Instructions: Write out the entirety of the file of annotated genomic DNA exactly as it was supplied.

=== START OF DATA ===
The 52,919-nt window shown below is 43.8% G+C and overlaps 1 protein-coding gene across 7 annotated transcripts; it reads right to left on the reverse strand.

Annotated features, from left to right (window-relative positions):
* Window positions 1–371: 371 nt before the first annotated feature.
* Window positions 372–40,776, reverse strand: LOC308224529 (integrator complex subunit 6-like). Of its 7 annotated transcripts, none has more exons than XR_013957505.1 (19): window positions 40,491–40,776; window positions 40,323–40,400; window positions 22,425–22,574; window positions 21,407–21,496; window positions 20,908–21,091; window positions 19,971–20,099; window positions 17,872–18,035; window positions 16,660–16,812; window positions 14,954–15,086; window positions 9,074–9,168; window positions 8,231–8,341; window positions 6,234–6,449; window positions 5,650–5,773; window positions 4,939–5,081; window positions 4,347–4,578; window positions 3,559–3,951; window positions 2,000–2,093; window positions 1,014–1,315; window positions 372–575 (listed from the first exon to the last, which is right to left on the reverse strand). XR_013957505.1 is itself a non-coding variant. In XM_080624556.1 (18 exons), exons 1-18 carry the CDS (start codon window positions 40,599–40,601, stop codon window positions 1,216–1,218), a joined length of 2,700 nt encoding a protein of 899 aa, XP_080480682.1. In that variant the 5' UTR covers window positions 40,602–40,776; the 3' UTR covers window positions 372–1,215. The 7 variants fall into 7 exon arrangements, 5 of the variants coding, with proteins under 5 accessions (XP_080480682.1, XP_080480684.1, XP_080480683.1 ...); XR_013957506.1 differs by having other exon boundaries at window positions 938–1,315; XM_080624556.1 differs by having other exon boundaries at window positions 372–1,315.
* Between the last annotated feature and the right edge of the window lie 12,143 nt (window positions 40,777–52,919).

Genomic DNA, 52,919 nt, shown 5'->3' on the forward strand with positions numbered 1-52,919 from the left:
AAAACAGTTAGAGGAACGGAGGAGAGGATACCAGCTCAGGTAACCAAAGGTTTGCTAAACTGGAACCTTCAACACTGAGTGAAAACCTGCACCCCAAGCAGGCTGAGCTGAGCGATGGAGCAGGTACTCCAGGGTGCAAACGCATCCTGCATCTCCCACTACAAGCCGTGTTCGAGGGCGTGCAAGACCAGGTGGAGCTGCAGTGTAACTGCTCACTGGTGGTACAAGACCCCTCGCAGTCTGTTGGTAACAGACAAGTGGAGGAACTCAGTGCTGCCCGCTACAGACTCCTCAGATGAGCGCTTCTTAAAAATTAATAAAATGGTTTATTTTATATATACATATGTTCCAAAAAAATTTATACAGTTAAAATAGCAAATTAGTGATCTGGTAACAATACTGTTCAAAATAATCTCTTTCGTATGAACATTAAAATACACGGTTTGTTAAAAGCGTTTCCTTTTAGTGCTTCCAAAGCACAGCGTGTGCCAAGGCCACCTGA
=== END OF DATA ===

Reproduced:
The 52,919-nt window shown below is 43.8% G+C and overlaps 1 protein-coding gene across 7 annotated transcripts; it reads right to left on the reverse strand.

Annotated features, from left to right (window-relative positions):
* Window positions 1–371: 371 nt before the first annotated feature.
* Window positions 372–40,776, reverse strand: LOC308224529 (integrator complex subunit 6-like). Of its 7 annotated transcripts, none has more exons than XR_013957505.1 (19): window positions 40,491–40,776; window positions 40,323–40,400; window positions 22,425–22,574; window positions 21,407–21,496; window positions 20,908–21,091; window positions 19,971–20,099; window positions 17,872–18,035; window positions 16,660–16,812; window positions 14,954–15,086; window positions 9,074–9,168; window positions 8,231–8,341; window positions 6,234–6,449; window positions 5,650–5,773; window positions 4,939–5,081; window positions 4,347–4,578; window positions 3,559–3,951; window positions 2,000–2,093; window positions 1,014–1,315; window positions 372–575 (listed from the first exon to the last, which is right to left on the reverse strand). XR_013957505.1 is itself a non-coding variant. In XM_080624556.1 (18 exons), exons 1-18 carry the CDS (start codon window positions 40,599–40,601, stop codon window positions 1,216–1,218), a joined length of 2,700 nt encoding a protein of 899 aa, XP_080480682.1. In that variant the 5' UTR covers window positions 40,602–40,776; the 3' UTR covers window positions 372–1,215. The 7 variants fall into 7 exon arrangements, 5 of the variants coding, with proteins under 5 accessions (XP_080480682.1, XP_080480684.1, XP_080480683.1 ...); XR_013957506.1 differs by having other exon boundaries at window positions 938–1,315; XM_080624556.1 differs by having other exon boundaries at window positions 372–1,315.
* Between the last annotated feature and the right edge of the window lie 12,143 nt (window positions 40,777–52,919).

Genomic DNA, 52,919 nt, shown 5'->3' on the forward strand with positions numbered 1-52,919 from the left:
AAAACAGTTAGAGGAACGGAGGAGAGGATACCAGCTCAGGTAACCAAAGGTTTGCTAAACTGGAACCTTCAACACTGAGTGAAAACCTGCACCCCAAGCAGGCTGAGCTGAGCGATGGAGCAGGTACTCCAGGGTGCAAACGCATCCTGCATCTCCCACTACAAGCCGTGTTCGAGGGCGTGCAAGACCAGGTGGAGCTGCAGTGTAACTGCTCACTGGTGGTACAAGACCCCTCGCAGTCTGTTGGTAACAGACAAGTGGAGGAACTCAGTGCTGCCCGCTACAGACTCCTCAGATGAGCGCTTCTTAAAAATTAATAAAATGGTTTATTTTATATATACATATGTTCCAAAAAAATTTATACAGTTAAAATAGCAAATTAGTGATCTGGTAACAATACTGTTCAAAATAATCTCTTTCGTATGAACATTAAAATACACGGTTTGTTAAAAGCGTTTCCTTTTAGTGCTTCCAAAGCACAGCGTGTGCCAAGGCCACCTGA